9. The Early Church Almost Unanimously Believed In The Divinity Of Jesus
Leigh Teabing asserted throughout the novel that the early church knew that Jesus was not divine. Claims that He was divine were made by church councils during the first few centuries after the death of Jesus as a means of consolidating their power base. They could kick out people who didn’t agree with them and get rid of the idea of Jesus’ descendants once and for all. The problem is that the early church – including the Gnostics, who were not considered by many Christians to even be followers of Jesus – was almost unanimous in belief about the divinity of Jesus.
Early church councils actually didn’t even deal with the question of whether or not Jesus was divine; instead, they were concerned with the nature of His divinity. Was He of the same substance as the Father, or was He of a similar essence as the Father? The most extreme issue regarding the divinity of Jesus was of Arianism, which proposed that Jesus was the first created being and was like the Father in all things, but was inferior to Him. However, even Arianism, which was an insult to the eternal, uncreatedness of Jesus, did not deny His divinity.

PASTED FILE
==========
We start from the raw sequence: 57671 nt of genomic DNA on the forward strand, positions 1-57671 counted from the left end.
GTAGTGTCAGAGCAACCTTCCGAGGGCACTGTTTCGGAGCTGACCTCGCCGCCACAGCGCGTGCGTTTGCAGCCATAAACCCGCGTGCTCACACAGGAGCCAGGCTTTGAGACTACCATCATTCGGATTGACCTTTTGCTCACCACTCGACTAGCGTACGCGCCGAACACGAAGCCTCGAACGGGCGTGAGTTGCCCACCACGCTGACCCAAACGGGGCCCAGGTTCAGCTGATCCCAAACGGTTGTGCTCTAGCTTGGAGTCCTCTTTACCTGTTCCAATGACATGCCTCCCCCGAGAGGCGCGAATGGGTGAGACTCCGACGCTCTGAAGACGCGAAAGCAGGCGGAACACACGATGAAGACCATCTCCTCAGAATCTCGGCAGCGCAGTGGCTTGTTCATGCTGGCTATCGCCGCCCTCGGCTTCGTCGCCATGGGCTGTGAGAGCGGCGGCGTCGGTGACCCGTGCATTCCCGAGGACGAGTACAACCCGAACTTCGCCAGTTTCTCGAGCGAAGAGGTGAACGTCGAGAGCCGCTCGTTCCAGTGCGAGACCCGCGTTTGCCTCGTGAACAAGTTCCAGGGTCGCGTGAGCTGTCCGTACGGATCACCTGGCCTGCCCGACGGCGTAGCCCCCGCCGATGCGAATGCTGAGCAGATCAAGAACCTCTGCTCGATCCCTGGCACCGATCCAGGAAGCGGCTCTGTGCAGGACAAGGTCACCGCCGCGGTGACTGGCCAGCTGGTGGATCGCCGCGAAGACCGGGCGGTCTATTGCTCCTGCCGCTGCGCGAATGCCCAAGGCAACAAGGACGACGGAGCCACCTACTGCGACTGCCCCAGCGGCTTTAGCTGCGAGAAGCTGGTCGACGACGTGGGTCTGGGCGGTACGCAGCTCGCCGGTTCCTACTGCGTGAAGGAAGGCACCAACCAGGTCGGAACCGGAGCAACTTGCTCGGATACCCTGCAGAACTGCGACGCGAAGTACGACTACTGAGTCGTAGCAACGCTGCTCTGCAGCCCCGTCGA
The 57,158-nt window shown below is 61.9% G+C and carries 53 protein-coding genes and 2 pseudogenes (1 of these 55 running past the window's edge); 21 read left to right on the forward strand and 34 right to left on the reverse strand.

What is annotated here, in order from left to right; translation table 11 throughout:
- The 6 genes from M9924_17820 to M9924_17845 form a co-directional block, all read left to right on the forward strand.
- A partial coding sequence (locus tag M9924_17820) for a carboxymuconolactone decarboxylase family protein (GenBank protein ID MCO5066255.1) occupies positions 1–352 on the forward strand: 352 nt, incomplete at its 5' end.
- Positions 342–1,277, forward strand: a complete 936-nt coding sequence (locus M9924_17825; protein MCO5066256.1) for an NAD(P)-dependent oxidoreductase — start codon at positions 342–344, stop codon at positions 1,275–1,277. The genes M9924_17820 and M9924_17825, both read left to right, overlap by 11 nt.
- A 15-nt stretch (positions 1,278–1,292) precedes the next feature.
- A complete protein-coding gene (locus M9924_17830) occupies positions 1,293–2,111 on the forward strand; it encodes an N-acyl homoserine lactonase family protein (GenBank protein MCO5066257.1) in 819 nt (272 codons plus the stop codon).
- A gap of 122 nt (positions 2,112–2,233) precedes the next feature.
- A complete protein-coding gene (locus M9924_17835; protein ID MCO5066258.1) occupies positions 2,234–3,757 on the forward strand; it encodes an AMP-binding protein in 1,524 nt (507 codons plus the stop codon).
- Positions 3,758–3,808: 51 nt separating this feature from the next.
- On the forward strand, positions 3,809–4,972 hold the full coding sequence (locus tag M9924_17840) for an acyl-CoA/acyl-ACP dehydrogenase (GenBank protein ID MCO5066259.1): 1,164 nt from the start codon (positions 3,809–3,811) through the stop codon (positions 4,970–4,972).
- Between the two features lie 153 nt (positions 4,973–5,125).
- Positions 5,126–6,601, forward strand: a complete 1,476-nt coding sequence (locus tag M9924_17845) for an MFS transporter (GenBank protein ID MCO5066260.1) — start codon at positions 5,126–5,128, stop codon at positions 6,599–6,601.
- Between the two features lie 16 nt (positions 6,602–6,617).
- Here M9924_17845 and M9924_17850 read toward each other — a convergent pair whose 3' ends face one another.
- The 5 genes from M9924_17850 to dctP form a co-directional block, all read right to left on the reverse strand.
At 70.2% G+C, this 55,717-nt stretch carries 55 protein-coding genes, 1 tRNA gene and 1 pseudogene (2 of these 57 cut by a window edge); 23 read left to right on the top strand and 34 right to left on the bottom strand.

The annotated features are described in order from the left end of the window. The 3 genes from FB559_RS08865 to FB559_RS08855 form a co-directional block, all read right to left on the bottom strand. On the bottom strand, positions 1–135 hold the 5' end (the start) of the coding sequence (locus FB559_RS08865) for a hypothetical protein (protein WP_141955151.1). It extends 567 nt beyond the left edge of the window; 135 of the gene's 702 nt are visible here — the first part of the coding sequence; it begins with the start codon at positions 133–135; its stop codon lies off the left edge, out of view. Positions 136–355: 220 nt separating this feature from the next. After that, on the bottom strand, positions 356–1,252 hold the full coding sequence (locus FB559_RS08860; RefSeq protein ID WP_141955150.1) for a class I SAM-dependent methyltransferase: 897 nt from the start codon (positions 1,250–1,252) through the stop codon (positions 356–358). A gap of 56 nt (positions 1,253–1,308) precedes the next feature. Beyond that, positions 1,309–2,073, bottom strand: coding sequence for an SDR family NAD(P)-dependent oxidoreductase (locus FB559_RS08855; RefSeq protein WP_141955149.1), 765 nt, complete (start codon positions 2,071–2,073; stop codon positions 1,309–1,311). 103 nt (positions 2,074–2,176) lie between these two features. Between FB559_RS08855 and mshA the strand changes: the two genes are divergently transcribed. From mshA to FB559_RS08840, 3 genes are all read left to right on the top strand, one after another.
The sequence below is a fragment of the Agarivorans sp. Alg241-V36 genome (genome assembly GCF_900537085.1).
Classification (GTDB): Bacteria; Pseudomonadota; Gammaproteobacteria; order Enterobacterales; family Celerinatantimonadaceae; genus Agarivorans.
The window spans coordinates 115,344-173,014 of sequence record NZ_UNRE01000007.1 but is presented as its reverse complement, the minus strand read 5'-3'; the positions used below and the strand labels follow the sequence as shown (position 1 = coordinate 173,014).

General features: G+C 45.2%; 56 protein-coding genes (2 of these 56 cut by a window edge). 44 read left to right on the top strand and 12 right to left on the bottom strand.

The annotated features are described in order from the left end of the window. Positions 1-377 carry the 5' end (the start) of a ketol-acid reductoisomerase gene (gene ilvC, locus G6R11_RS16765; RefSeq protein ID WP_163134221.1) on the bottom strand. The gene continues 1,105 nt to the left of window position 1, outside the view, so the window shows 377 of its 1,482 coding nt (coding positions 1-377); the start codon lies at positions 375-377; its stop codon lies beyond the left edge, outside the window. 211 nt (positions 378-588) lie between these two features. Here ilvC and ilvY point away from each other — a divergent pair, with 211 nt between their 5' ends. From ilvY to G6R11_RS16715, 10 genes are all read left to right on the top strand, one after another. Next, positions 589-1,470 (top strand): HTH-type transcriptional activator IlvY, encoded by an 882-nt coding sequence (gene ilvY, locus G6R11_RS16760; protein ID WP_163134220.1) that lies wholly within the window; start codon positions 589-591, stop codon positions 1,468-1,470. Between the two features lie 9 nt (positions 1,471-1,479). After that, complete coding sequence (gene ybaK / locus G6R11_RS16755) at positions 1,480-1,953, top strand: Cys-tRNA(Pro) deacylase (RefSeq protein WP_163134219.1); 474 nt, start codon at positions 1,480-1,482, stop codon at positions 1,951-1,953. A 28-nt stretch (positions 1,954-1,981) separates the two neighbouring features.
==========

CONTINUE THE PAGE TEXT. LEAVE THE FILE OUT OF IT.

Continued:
There is little argument that the early church councils did serve to consolidate a political power base of different church leaders. These leaders were effectively politicians and were savvy on ways to make sure that their rivals were somehow isolated so that their beliefs – and by extension, their policies – did not extend beyond their borders. However, the question of the divinity of Jesus was not one of these issues at stake.